Sermon for 3rd Sunday of Easter – Jubilate April 30, 2017
Text: Acts 3:11-20; 1 Jn. 1:5-2:2; Lk. 24:36-49 3yr. series B 17:2010
Favorite Hymns Service
Acts 3:11-20 – We Can’t Help but Tell the Saving Truth
About 2 months after Jesus rose from the dead, Peter and John went into the temple to pray. On entering they passed a crippled man lying there. As Peter and John went by, the man cried out, begging for money. Instead, Peter looked him in the eye and said, “Silver and gold I don’t have, but what I have I will give you. In the name of Jesus Christ of Nazareth, rise up and walk.” Instantly the man’s feet and ankles were made strong and he began leaping about.
You can imagine the stir that created. People rushed to see what had happened. When Peter saw the crowd, he couldn’t help but use this as an opportunity to tell them the saving truth about Jesus.
He was bold about it; nothing could stop him. He confronted the people for the sin they had committed in crucifying the Lord Jesus. That put him into danger with the Jewish leaders. But he couldn’t help himself. It was true; they needed to hear of their sin so that the gospel proclamation could help them find the Savior.
When we come to grips with the truth that Christ is the only way to heaven, Christians can’t help but tell others about the hope we have in a risen Savior. Even if it should endanger their lives, they tell it for there is a kind of divine restlessness that seizes their hearts.
Later that day, Peter stood before Jewish leaders and said, “There is salvation in no one else, for there is no other name under heaven given among men by which we must be saved…and we cannot but speak of what we have seen and heard.” I can’t help it. I’ve got to tell others.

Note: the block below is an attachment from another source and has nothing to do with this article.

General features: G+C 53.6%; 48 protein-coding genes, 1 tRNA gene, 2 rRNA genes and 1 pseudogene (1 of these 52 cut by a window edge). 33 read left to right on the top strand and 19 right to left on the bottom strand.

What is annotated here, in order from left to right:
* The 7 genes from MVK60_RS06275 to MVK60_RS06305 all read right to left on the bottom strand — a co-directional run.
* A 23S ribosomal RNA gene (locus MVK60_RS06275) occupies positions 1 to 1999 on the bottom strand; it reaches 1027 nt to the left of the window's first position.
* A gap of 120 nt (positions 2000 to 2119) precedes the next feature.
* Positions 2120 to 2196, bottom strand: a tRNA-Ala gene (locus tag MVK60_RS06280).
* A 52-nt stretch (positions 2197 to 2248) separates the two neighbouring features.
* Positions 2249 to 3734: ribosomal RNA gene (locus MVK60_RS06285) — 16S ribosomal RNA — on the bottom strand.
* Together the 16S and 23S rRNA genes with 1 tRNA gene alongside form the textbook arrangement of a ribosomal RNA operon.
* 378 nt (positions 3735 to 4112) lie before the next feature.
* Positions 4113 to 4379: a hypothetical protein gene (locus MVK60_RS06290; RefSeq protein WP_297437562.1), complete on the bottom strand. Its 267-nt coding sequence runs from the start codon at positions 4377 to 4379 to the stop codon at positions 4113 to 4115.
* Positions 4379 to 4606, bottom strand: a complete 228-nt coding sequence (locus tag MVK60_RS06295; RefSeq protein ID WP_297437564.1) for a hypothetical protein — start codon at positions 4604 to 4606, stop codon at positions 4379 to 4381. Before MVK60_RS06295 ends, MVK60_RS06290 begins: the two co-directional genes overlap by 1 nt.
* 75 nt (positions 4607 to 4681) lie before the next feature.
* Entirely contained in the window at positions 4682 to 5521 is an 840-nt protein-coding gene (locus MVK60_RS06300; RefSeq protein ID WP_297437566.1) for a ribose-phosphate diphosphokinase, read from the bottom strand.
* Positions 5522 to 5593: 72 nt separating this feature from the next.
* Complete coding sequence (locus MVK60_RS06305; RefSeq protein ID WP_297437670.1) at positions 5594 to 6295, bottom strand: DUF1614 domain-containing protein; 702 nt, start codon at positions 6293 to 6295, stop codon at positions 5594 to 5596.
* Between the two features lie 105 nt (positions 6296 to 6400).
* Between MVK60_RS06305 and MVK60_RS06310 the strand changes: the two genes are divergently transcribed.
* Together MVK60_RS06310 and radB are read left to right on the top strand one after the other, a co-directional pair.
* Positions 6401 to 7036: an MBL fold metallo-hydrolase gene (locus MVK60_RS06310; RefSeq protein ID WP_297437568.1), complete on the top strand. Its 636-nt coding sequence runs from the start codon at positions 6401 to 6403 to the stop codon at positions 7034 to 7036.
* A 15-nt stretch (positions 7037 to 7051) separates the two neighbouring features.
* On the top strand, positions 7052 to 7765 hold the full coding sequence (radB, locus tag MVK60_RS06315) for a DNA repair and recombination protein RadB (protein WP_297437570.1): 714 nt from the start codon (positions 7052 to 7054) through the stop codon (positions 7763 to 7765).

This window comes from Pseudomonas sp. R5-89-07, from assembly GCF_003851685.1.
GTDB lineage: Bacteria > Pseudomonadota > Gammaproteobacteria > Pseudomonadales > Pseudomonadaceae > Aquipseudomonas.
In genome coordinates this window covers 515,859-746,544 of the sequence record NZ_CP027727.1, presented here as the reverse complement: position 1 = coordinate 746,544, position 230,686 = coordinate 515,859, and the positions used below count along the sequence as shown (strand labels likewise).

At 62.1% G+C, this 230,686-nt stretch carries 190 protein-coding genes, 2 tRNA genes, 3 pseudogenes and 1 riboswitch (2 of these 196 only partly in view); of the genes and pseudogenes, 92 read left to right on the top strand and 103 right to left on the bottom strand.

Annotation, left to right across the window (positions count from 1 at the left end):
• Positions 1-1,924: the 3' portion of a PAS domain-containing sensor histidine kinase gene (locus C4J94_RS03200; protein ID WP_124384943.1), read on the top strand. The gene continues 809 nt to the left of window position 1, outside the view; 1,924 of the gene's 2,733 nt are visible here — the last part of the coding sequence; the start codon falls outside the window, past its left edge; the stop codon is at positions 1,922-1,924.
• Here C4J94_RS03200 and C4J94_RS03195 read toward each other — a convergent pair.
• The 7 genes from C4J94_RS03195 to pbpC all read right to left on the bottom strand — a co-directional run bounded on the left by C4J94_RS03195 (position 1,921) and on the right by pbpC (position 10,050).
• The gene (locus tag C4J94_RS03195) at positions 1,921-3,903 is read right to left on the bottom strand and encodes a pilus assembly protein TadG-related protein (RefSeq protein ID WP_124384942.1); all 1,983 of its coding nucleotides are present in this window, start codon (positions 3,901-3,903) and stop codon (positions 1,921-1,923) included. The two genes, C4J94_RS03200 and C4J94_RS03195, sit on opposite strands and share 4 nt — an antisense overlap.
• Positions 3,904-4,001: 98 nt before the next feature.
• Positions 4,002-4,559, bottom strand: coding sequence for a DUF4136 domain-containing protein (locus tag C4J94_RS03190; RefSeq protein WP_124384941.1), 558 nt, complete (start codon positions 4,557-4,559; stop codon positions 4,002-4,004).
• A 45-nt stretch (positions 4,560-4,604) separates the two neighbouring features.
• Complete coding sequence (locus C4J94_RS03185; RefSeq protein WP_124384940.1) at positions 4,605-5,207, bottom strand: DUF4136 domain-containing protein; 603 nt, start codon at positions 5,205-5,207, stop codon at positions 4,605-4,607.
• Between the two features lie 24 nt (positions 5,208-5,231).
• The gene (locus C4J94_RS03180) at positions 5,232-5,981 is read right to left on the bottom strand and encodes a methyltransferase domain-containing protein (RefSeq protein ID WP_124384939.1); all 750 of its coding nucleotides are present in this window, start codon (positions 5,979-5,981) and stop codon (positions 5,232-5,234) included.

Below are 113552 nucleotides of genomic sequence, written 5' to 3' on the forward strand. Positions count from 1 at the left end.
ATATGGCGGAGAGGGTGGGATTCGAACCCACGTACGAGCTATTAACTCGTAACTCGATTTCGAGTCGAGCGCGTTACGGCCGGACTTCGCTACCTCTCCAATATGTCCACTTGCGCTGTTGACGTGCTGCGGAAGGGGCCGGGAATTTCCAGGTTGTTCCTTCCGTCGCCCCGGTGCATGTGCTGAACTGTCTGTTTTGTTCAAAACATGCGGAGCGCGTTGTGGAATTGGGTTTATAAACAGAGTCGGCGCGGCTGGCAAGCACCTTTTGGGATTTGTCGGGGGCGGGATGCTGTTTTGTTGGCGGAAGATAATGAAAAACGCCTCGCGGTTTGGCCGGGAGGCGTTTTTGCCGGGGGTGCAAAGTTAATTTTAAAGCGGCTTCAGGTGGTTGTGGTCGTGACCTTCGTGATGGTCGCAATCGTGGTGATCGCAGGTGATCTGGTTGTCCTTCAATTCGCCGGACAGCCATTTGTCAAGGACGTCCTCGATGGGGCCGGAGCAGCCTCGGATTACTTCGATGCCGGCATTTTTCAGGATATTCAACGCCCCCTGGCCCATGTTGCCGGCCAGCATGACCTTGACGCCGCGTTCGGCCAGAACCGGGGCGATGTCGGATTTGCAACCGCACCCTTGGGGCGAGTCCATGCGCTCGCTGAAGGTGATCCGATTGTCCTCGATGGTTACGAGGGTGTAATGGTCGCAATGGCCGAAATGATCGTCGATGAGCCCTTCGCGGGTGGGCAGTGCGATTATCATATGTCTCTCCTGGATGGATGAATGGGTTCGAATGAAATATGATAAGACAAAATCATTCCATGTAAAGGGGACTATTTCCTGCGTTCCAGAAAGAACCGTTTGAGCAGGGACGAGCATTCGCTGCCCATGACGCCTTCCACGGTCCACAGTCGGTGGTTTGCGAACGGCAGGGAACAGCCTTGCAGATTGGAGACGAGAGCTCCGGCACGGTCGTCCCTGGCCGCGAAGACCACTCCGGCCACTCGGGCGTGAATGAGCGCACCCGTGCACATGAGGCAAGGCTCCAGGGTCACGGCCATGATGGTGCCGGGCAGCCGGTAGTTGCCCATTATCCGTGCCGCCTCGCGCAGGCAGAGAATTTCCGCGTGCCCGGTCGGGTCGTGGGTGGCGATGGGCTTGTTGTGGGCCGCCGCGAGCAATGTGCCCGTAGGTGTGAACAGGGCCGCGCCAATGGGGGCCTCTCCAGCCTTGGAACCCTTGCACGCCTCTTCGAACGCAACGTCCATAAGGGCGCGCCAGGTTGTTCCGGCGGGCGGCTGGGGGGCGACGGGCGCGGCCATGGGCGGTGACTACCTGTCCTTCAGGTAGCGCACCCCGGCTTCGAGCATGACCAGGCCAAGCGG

Wouldn’t it be great if we all burned with that same type of love and zeal for the Gospel? It’s a divine restlessness that seizes the heart as one continues to meditate on the blessings that a risen Savior gives.
With this Gospel we go to people burdened by guilt to bring them the news that Christ’s blood cleanses from sin. With this Gospel we go to people worried about life to tell them how God works things out for their good. With this Gospel we go to the sick and dying, to those shattered by pain, to proclaim that one day Christ will wipe all tears from their eyes. With this Gospel Christ sends us to save men from hell for heaven. Nothing else can do it. Only Christ can. We can’t help but tell these saving truths, like Peter and John. Our lesson is from Acts 3:11-20.
1 John 1:5-2:2 – My Stain-Remover and Lawyer
There are many products that claim to be “miracle stain removers.” They’ll take away any spot or stain in your carpet, on a chair, or on your clothing. I’ll bet you’ve got some such detergents in your cabinets at home. Some work, others don’t, some only half way. But nowhere is there a better stain-remover found than in the risen Savior.
Sin’s stain is much stronger and penetrates more deeply than tomatoes or berry juice or any other staining agent can. Sin stains my soul; it saturates and dooms it. It will take more than a splash of chemicals to make me white again. It’s going to “take the blood of Jesus, God’s Son, to cleanse me from all sin.”
Only the precious blood of God the Son was powerful enough to remove sin’s stain. It can’t be found on a shelf in the store. But on the pages of God’s Word it is revealed. He is the stain remover who washes away our sin – all of it. Not just part of it, not just sometimes, but all the time, completely, no matter how great the stain.
And there is more to say about this because sometimes we don’t believe that the stain of sin is gone. But God wants us to be solid in our understanding of this, because sin will trouble you. The devil will make sure that it does. Sin troubles people who take their relationship with God seriously. Such people hear Scriptures warning not to sin. They daily fight against it. Yet, they fall. They try again to avoid it, but sooner or later end up giving in to sin. It seems like the stain won’t go away. Is there no hope for us?